How to Fight a Southpaw

Do you remember the first time you fought a southpaw? I bet it wasn’t easy. If you’re an orthodox fighter, everything comes from a different angle which you’re just not used to seeing. Learn how to fight a southpaw effectively so that you’re never confused in the ring.

If you want to learn advanced boxing techniques, then I recommend the Advanced Boxing Workshop which covers improvement on footwork, balance and punching power.

Please note: This article is based on an orthodox vs southpaw point of view.


Basic Checks When Fighting a Southpaw

how to fight a southpaw

Establish Lead Foot Outside (1)

Whoever manages to get their lead foot on the outside will likely control the fight because they would be in a better position to attack and move. So basically, you must always have your left foot on the outside of your opponent’s right foot. There are several ways in which you can do this:

  • Walk Over: If your opponent doesn’t know about feet positioning, then chances are you can just walk over to the outside quite easily.
  • Sidestep Jab: While you’re double/triple jabbing, you sidestep at the same time to get into the correct position. The jab serves as a distraction and can also set up your cross.
  • Bob & Weave / Slip: When your southpaw opponent is on the offensive, bob and weave or slip punches but move to your left while doing so, and in one swift movement you can have your foot positioned outside his right foot.

In this position, you can easily throw the jab, left hook and cross to the body or head. For the southpaw, all the punches will come from angle that’s slightly sideways and if you continue to circle to your left, you can even land shots that the southpaw won’t even see coming.


Circle to Your Left (2)

Once you have your lead foot firmly established on the outside, make sure that you circle in that direction also, even when you’re jabbing away. By doing this, you’re not only constantly in position to throw your cross, but you also take away the southpaw cross. Therefore, you only have to watch out for jabs and the right hook from a southpaw.

If your opponent has your feet trapped to the inside which prevents you from circling to your left, you can do the following:

Get out of Range
If you’re mid-close range and your lead foot is on the inside, then either maneuver yourself backwards or to the side so that you’re out of punching range. You can do this by bouncing backwards with your hands up or simply stepping back out. This resets your foot positioning so that you can attempt to establish your lead foot on the outside again.

If you’re on the inside and out of punching position, then one of the smartest things you can do is to clinch instead of trying to punch your way out or cover up. Clinching is an art in itself, so you must learn how to clinch in a variety of positions. After you clinch, the referee will break it up and reset your positions.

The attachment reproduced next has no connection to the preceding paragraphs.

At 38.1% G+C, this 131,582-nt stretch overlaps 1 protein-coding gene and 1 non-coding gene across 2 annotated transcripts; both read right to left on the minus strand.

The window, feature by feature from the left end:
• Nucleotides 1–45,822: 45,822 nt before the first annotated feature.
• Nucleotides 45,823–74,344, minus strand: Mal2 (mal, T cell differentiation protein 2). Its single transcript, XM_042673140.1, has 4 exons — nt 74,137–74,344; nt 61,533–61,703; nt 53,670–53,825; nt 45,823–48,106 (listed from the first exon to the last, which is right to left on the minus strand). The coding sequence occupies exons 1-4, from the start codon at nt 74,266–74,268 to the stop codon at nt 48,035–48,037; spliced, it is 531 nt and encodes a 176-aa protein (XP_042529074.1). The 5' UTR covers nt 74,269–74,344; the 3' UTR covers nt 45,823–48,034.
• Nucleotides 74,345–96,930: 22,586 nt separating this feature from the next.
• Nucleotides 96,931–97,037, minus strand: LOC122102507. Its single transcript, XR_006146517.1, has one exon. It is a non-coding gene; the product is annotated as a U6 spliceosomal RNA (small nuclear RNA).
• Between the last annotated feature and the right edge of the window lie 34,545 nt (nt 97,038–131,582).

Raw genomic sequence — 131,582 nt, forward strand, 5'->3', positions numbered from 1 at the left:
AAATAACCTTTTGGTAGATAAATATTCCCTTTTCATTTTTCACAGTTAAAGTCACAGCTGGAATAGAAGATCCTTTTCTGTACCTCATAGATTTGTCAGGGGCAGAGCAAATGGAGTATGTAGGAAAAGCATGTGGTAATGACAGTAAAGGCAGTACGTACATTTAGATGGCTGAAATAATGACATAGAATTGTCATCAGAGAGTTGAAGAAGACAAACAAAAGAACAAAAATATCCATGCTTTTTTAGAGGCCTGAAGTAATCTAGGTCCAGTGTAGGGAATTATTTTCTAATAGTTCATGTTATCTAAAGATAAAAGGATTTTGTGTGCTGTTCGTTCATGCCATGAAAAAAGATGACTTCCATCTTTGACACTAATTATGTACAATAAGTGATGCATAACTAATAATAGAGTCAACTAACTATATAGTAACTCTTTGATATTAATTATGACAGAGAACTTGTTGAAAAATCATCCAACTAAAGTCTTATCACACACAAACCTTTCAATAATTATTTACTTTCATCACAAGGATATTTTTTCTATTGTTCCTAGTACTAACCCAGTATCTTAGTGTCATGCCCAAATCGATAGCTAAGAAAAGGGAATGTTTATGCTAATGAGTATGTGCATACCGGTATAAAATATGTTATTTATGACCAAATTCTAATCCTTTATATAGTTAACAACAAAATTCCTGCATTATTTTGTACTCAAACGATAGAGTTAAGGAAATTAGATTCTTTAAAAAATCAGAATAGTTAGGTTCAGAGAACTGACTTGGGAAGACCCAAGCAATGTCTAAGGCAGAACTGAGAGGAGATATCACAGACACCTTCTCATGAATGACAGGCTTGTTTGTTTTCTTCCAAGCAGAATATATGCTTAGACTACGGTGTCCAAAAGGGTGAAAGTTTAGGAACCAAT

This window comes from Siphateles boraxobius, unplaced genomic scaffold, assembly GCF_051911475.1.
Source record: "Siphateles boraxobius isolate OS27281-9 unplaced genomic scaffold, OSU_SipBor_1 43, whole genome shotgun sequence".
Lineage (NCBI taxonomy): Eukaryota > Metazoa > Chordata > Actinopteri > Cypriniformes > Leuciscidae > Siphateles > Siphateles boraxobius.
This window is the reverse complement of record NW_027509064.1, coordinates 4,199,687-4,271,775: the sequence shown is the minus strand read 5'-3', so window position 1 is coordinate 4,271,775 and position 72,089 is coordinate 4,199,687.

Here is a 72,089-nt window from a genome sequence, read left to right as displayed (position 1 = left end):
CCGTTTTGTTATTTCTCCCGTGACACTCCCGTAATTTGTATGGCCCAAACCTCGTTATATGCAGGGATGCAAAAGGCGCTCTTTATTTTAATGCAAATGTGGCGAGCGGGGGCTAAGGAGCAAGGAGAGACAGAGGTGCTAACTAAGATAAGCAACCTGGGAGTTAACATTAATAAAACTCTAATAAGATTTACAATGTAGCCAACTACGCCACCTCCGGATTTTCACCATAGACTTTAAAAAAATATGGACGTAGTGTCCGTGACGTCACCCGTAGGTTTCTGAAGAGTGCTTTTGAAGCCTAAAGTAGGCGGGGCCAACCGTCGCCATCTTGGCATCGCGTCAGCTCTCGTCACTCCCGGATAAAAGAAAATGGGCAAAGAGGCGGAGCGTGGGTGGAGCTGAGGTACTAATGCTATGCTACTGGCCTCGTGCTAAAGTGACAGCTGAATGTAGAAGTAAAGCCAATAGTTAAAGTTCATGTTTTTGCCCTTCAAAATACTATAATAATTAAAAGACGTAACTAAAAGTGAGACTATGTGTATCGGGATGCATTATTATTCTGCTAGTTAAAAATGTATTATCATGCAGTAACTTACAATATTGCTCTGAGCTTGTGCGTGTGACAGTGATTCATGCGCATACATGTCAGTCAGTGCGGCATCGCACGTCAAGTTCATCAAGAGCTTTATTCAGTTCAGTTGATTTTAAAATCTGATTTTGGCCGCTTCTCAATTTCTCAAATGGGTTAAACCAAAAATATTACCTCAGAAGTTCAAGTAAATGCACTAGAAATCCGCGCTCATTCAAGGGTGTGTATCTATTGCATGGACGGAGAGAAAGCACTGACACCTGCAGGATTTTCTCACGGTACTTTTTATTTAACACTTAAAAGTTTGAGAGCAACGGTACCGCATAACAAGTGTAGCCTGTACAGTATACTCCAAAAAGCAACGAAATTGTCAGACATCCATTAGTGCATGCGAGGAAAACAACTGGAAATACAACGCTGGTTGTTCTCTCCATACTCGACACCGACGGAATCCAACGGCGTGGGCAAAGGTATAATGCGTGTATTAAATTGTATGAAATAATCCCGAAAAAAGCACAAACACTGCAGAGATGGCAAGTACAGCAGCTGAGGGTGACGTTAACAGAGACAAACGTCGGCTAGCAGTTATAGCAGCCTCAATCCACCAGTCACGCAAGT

Pivot Anti-Clockwise
Another way to get out the trap of having your lead foot on the inside when you’re up close is to duck under the southpaw left cross (which causes him to fall in), then pivot your lead foot anti-clockwise so that you end up on your opponent’s left side.

This in turn causes him to turn orthodox and he’ll be open for your right cross or overhand right.



Attacking a Southpaw

The Jab

Double / Triple Jab
As explained above, you can use the double and triple jab to circle to your left and get within range to position yourself for your right cross. Everytime you throw the jab, you may notice your opponent dipping down to his left to avoid your right cross.

Southpaws usually have the tendency to do this. If this is so, then you can feint the jabs so that he bends at the waist, then throw the right cross to where his head will be.

Jab to the Body
The closest target on a southpaw for an orthodox fighter is the right side of his body. You can easily jab that area of his body to distract him downstairs, which is a great way to set up the right cross upstairs. Mix up the jab to the head and body along with some feints to really confuse your southpaw opponent.


The Right Cross

Right Cross to the Body
Since the closest target for the orthodox fighter would be the right side of the southpaw body, you can throw the cross by setting it up with a jab upstairs.

Right Cross to the Head
You can set up the right cross to the head with either a jab to the body or by circling to your left while jabbing. Another very effective way to land the right cross is to throw it at the same time as your opponent throws his southpaw jab (see clip on the right).

This requires good timing but catches your opponent completely off guard. You can bait his jab out by throwing a feint jab of your own. Do it enough and your opponent will begin to neglect his jab in fear of eating a counter.